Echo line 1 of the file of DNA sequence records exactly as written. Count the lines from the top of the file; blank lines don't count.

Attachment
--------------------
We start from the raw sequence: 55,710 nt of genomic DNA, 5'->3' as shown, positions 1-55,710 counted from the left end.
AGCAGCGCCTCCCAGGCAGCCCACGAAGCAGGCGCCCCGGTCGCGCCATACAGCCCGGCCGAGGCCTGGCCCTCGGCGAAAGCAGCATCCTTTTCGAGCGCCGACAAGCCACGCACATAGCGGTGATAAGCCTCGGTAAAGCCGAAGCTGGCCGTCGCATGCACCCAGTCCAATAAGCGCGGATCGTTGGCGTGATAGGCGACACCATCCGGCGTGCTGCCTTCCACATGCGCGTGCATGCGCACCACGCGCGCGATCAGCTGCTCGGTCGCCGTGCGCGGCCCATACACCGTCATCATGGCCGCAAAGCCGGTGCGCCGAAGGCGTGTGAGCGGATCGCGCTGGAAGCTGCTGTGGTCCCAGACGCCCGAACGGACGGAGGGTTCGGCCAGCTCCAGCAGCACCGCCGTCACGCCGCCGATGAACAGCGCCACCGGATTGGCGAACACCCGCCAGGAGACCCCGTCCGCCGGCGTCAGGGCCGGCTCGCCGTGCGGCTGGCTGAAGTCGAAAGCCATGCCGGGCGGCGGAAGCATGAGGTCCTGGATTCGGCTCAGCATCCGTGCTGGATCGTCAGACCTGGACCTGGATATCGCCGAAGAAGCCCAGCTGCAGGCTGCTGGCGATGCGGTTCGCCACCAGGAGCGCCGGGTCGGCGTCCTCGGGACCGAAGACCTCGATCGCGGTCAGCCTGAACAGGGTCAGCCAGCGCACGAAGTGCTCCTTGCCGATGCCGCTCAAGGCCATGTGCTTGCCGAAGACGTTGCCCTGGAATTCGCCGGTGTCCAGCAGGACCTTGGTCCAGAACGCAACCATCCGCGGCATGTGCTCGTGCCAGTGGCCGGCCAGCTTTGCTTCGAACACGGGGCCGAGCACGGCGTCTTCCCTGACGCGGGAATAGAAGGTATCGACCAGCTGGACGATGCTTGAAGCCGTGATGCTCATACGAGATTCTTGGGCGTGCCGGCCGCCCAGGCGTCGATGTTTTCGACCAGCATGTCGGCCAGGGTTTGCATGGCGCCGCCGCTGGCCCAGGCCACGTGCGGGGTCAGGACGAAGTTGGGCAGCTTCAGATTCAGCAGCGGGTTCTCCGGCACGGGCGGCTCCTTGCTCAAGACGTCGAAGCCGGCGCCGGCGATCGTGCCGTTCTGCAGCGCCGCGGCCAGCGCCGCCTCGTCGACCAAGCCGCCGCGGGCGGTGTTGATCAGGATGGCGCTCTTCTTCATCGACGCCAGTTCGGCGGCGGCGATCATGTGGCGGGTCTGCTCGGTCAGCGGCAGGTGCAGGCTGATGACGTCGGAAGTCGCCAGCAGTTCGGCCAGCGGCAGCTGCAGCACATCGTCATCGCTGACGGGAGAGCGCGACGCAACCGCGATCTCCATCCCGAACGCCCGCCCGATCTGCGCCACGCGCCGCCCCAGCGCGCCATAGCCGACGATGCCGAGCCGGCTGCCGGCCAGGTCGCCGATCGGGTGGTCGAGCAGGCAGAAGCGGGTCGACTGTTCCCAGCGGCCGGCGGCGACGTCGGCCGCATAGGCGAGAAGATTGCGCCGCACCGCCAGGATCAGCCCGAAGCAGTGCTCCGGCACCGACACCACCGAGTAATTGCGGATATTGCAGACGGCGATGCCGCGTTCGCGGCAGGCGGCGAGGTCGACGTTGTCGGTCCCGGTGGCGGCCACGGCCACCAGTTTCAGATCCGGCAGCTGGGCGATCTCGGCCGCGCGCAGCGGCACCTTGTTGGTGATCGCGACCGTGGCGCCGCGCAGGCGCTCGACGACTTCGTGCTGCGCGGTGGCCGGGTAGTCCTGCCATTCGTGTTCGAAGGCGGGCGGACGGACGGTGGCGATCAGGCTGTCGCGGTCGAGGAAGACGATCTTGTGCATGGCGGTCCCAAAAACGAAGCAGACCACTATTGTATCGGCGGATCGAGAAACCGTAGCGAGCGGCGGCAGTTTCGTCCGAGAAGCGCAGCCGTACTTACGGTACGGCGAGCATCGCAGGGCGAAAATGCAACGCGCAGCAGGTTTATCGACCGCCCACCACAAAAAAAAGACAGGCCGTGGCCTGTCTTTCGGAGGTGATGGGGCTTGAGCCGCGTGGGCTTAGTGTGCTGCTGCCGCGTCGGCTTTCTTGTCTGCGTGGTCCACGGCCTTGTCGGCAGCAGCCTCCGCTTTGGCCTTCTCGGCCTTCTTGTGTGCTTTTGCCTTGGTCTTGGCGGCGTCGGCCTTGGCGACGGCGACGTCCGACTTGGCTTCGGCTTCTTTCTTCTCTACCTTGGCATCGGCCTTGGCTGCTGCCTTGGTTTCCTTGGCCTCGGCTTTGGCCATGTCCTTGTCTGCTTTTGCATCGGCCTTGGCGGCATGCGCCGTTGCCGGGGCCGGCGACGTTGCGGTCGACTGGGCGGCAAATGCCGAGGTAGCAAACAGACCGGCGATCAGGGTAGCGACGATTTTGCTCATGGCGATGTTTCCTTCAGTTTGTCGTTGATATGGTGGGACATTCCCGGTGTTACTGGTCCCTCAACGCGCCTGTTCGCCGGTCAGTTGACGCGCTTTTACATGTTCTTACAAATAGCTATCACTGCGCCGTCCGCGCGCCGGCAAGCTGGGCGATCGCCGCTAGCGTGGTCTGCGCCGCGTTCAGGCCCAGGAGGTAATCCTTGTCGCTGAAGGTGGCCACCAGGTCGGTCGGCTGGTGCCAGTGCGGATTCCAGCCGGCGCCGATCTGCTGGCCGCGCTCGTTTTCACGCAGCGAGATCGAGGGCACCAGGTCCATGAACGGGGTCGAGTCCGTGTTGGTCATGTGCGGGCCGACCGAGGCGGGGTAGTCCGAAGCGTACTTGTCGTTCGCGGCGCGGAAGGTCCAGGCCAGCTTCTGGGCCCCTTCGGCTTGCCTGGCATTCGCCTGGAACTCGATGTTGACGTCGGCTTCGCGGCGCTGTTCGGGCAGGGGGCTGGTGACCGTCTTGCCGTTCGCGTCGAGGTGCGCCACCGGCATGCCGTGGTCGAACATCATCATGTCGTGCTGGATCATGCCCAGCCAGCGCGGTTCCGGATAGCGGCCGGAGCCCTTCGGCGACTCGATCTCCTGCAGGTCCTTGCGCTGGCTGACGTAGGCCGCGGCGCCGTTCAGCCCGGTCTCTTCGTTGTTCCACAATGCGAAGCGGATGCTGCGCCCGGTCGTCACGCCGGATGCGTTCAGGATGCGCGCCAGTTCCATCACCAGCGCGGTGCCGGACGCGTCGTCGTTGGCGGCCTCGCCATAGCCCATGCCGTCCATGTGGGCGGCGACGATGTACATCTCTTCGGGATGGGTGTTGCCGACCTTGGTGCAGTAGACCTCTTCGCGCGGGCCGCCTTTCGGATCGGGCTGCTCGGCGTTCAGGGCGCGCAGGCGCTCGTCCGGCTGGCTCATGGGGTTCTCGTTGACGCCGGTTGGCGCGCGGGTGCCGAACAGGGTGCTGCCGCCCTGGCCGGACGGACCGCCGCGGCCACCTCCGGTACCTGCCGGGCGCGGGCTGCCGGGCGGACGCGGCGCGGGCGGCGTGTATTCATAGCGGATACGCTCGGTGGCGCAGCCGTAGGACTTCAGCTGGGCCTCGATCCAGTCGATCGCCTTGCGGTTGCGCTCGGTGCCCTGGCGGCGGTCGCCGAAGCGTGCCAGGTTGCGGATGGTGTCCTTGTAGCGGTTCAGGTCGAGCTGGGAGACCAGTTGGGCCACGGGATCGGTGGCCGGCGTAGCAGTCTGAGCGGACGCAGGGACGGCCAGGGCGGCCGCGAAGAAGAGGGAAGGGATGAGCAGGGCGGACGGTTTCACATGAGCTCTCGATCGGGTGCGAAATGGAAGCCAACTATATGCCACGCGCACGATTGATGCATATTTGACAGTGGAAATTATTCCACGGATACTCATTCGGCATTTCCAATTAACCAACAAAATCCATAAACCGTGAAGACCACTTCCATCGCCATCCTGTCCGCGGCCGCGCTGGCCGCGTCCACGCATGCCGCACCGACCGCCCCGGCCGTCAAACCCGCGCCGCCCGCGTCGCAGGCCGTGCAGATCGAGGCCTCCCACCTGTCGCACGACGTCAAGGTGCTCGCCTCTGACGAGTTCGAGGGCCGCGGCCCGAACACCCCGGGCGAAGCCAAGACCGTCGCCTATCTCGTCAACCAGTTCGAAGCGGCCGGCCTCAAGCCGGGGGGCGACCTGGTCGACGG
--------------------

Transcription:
We start from the raw sequence: 55,710 nt of genomic DNA, 5'->3' as shown, positions 1-55,710 counted from the left end.